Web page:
Corpsmen Never Forget

Every time I hear news on the television that one of our servicemen was killed overseas it brings to mind my time when I served as a corpsman with 2nd Bn 5th Marines in 66 and 67 in Vietnam. Our Battalion had lots of Marines killed and wounded and I personally was involved with providing medical care to many of them either in Hotel Company or while at the Bn Aid Station. The Marines depended on their corpsmen to perform their duty when the time came. Far too often, many of the wounded had horrific wounds from mines or other high intensity explosions and our best was not good enough to save their lives.

Heroic acts during these times left the corpsman to ponder their own mortality when nothing worked. We all knew things would happen that we could not control and all we tried to do was save a good buddy’s life. We knew most of the Marines we took care of as we lived among them for months and considered them our brothers and at times cared more for them than our own family members. Combat does that to people.

Most of the corpsmen serving with grunt units were young, usually 19-22 years of age and some older. Our medical training was adequate at the time but not enough when things got really sour. We were expected to provide emergency medical care that a trauma trained surgeon would be hard pressed to perform under the circumstances. When our best failed and we lost a Marine, we were the first to know it, many hours before their family would receive word. I remember thinking I let my Marines down when I was unable to save a friend. It haunted me then, it haunts me now and even more on the day when they died. It never fades for memories last forever and I remember every wounded and dead Marine I took care of. I am sure many others out there feel the same way. Marine corpsmen never forget and I just wanted to express my thoughts because Memorial Day is almost here.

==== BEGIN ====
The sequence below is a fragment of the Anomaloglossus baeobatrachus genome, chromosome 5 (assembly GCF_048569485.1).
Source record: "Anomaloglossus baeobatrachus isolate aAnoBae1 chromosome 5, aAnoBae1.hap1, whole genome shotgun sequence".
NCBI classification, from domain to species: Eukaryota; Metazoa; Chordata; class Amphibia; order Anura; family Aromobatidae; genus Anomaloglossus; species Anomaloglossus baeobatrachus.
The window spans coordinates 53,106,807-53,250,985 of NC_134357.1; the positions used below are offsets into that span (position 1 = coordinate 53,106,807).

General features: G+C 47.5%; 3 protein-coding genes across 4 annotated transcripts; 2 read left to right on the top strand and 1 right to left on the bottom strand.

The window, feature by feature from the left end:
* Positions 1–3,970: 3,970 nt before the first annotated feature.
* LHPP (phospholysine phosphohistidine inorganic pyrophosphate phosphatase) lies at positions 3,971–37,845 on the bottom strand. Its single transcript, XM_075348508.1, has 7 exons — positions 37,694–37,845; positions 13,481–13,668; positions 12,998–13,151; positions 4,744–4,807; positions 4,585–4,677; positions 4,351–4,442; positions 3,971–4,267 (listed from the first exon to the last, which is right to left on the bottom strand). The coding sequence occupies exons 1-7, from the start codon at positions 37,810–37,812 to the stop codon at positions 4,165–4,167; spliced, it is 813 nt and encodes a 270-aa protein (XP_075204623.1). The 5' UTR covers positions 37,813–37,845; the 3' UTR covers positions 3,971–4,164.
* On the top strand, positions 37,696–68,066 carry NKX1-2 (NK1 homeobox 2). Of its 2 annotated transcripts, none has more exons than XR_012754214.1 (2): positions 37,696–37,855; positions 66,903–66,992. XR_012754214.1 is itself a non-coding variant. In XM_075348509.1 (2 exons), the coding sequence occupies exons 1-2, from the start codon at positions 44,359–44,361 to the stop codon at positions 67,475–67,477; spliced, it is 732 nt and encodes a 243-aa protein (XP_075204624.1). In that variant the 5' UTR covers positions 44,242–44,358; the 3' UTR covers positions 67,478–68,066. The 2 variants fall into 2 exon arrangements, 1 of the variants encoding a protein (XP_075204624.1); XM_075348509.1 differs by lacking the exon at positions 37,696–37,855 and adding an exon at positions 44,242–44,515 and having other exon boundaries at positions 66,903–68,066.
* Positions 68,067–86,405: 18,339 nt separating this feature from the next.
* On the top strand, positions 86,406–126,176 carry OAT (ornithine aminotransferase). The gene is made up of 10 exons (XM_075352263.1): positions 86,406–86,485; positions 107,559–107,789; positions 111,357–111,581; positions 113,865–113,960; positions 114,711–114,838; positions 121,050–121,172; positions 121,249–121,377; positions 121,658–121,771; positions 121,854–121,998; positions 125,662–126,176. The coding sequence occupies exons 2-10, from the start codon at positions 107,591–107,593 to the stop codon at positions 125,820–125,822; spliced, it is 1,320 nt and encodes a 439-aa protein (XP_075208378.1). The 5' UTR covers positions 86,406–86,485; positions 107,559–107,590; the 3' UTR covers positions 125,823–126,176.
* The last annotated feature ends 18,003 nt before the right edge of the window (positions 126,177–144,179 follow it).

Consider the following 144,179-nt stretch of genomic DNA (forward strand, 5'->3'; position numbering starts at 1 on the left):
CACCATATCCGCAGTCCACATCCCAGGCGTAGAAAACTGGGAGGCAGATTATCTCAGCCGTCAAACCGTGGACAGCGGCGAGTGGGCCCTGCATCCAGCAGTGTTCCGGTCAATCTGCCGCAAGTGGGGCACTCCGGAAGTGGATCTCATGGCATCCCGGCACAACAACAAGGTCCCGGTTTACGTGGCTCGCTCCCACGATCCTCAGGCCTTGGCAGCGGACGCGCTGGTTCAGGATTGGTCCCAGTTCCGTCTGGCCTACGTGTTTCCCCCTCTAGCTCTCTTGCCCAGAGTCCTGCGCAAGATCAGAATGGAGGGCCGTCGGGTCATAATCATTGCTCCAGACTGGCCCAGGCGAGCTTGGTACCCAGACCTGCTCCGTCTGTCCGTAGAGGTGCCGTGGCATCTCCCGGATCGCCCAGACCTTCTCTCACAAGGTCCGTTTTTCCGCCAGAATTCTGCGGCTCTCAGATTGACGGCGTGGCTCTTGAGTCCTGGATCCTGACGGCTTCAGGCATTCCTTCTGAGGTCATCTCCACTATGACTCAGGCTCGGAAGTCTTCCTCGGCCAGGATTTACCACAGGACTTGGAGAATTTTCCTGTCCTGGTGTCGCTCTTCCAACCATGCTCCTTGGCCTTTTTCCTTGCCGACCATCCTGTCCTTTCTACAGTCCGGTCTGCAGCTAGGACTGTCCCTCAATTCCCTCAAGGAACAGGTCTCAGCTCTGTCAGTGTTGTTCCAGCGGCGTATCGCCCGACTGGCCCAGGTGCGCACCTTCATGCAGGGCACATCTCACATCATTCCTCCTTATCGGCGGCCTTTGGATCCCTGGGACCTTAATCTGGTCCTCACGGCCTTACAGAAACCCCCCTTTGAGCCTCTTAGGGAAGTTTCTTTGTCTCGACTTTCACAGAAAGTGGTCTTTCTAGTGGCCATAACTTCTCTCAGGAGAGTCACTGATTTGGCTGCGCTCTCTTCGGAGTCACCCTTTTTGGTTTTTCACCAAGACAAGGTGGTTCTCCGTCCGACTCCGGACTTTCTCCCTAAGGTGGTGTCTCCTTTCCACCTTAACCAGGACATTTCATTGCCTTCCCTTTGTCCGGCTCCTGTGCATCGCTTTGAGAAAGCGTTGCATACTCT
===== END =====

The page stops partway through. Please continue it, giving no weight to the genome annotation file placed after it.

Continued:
Roger Ware
2/5, 66-67, Vietnam

Sgt Grit wants to hear from you! Leave your comments below or submit your own story!


  • Russ Brayton

    Corpsmen. Everyone of them a Marine! Thank you for watching after us. It is easier to do some of the things that needed done knowing there was someone right next to us doing their level best to look after us when disaster struck. Oorah, Devil Docs! They had a better handle on Semper Fi than many who earned the Eagle, Globe, and Anchor.

  • Robert E. Hays

    Thanks for that brutally honest post. I was attached as Sr. Corpsman to Delta Co., 1/4, 3rd Mar Div ’68-’69. I ALWAYS felt inadequate, even though several Marines have told me since then that I was really good. I am just glad to hear someone else say what I have wanted to say for a long time.

  • Gunny48

    In reply to Patriot0311.
    “that there are certain things that a Marine would have no problem killing for, trust me, right at the top is our Doc.” – And the rest of us will help you hide the body….Semper fidelis.



  • Lionel “Leo” Caldeira

    Roger, your sincere and heartfelt sentiments, which were probably difficult to pen were however, profoundly well expressed. It’s generally understood that Navy Corpsmen, especially those who serve within Marine infantry units during time of war are recognized as a special breed of men, especially by the Marines they accompany. To serve in such a physically and mentally demanding capacity reveals a person who possesses an unselfish attitude and a genuine desire to do that difficult job. As personal, traumatic experiences cannot be altogether forgotten nor past events altered, I think all we can really do afterward is to always remember and revere those who died, being ever mindful of their individual, ultimate sacrifice (also, not forgetting of course, those who were severely wounded, either physically or mentally). Here’s wishing you and all Navy Corpsmen the best….and like all Marines, offer our deepest appreciation for all you and the others did and to Corpsmen everywhere who continue to perform that extraordinary duty. Semper Fi

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